Arizona Secretary of State Adrian Fontes has one of the most watched elected positions in the country.
With the Grand Canyon State becoming truly purple and a battleground state in 2024 and beyond, Secretary Fonte’s and his team’s role in presiding over a smooth election process is pivotal to ensuring the right to vote is secured and Democracy is protected.
Since taking office in January, the Secretary has organized a team whose primary goal is to ensure elections in all of Arizona’s 15 counties are conducted safely, fairly, and securely with full staffing complements.
They are also working to improve the statewide voter registration system so everyone who has a right to turn out does not face any challenges.
Secretary Fontes graciously took the time to discuss his first 100 days in office.
The questions and his responses are below.
- Secretary, please tell us about your overall feelings about being Secretary of State after a hundred days in office.
“Well, I feel very confident that we’ve built a phenomenal team. I think that’s the key to any leader’s success. You’re really measured by your accomplishments, but you can’t really accomplish much on your own. I’ve assembled a stellar group of folks who are not going to get distracted by shiny objects.”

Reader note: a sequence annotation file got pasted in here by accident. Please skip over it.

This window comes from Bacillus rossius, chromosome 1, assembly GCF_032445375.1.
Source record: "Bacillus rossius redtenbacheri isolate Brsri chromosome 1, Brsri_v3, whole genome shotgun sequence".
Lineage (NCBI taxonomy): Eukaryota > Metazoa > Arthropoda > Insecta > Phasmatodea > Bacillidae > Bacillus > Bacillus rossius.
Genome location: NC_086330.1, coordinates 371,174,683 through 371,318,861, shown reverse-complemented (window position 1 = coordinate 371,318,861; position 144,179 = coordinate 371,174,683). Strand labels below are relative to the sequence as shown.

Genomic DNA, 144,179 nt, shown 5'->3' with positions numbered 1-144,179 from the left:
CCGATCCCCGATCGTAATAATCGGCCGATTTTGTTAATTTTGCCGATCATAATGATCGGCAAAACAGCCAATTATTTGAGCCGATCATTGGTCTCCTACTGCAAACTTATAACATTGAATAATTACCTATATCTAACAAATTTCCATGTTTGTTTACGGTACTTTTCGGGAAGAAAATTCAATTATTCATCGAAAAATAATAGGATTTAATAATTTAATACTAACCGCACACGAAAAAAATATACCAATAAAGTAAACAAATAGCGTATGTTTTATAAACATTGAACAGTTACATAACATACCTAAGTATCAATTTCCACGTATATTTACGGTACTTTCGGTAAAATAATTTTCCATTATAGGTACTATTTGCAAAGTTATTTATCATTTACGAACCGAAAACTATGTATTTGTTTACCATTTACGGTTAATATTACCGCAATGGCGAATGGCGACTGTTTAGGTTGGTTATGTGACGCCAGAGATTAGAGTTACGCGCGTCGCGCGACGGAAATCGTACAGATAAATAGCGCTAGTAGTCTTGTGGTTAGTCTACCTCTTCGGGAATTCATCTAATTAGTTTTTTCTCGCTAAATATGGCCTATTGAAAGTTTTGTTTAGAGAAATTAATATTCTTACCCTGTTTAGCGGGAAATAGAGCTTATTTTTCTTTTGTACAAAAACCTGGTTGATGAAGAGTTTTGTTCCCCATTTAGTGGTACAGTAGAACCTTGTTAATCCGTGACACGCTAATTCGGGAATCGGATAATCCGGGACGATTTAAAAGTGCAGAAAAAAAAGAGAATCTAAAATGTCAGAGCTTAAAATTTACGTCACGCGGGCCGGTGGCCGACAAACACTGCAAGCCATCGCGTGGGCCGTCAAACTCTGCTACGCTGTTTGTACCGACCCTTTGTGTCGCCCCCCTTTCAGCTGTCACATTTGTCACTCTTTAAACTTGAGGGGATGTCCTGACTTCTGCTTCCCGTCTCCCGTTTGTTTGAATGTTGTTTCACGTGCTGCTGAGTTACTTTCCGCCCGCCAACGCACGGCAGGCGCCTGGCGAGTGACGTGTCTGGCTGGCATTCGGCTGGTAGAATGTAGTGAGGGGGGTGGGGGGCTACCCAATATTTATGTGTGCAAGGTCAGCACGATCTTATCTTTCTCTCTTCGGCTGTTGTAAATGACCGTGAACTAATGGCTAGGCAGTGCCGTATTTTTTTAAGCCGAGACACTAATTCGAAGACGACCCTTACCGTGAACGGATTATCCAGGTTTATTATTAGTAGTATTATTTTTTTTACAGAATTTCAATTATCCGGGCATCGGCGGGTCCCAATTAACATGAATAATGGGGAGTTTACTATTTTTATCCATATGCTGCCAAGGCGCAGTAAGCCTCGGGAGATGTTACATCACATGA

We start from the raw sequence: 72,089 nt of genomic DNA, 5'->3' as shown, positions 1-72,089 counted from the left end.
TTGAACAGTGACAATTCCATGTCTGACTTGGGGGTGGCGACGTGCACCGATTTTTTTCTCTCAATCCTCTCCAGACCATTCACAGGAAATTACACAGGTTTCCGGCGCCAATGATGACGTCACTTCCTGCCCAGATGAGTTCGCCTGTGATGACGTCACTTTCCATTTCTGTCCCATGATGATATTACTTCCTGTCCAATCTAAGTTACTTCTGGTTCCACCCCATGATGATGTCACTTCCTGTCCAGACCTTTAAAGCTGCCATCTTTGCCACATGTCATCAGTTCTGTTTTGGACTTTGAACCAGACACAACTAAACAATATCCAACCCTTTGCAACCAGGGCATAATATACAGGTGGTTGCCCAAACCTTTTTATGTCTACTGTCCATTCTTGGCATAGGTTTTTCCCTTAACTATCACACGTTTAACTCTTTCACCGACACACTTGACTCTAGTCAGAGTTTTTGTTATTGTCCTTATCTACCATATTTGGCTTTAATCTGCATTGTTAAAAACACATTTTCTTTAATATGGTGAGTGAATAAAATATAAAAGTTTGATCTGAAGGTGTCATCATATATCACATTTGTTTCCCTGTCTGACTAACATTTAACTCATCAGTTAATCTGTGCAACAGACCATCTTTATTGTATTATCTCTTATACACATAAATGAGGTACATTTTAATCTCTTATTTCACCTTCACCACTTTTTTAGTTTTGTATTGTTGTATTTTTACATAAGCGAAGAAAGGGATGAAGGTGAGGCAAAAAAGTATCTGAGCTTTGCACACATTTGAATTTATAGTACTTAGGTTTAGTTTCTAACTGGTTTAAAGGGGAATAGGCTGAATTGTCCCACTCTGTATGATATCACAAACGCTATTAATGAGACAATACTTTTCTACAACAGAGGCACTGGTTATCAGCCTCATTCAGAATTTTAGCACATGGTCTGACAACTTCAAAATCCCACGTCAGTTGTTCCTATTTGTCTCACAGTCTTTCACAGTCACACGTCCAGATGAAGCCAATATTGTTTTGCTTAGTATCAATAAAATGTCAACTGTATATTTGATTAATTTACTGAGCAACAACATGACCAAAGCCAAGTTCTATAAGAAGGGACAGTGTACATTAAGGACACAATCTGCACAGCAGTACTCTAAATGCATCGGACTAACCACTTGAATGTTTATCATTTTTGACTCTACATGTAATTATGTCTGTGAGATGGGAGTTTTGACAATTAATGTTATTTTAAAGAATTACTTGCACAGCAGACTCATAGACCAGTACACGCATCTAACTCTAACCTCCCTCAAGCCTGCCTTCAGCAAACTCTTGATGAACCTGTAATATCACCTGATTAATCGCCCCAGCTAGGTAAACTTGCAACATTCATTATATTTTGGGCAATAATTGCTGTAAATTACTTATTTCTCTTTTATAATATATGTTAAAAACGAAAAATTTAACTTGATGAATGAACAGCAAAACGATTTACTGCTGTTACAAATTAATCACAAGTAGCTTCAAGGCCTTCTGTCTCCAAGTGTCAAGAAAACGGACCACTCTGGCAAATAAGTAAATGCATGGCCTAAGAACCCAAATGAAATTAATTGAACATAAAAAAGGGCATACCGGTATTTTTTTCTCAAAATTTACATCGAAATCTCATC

“We’ve laid out some very ambitious plans. We’ve made great headway in working with the legislature on our budget and some other priorities.”
“I’m very pleased with where we’re at.”
- To what extent have you been able to start fulfilling the campaign promises you made last year over the first three months?
“We are already working diligently to improve the statewide voter registration system, which is going to allow us to do the ballot tracking system that we promised during the campaign. One is the backbone of the other. We’ve got to make sure the core system that exists here in the office is healthy first. That’s on track, and I’m excited about that. We gained a new posture in the secretary’s office regarding internet security and technical security information. The security profile is much more robust than it was. I’m excited about that. That’s something that I talked a lot about during the campaign and we’re moving and shaking when it comes to business services. These are mostly technical improvements that we’re making behind the scenes that are going to have an impact as we move forward.”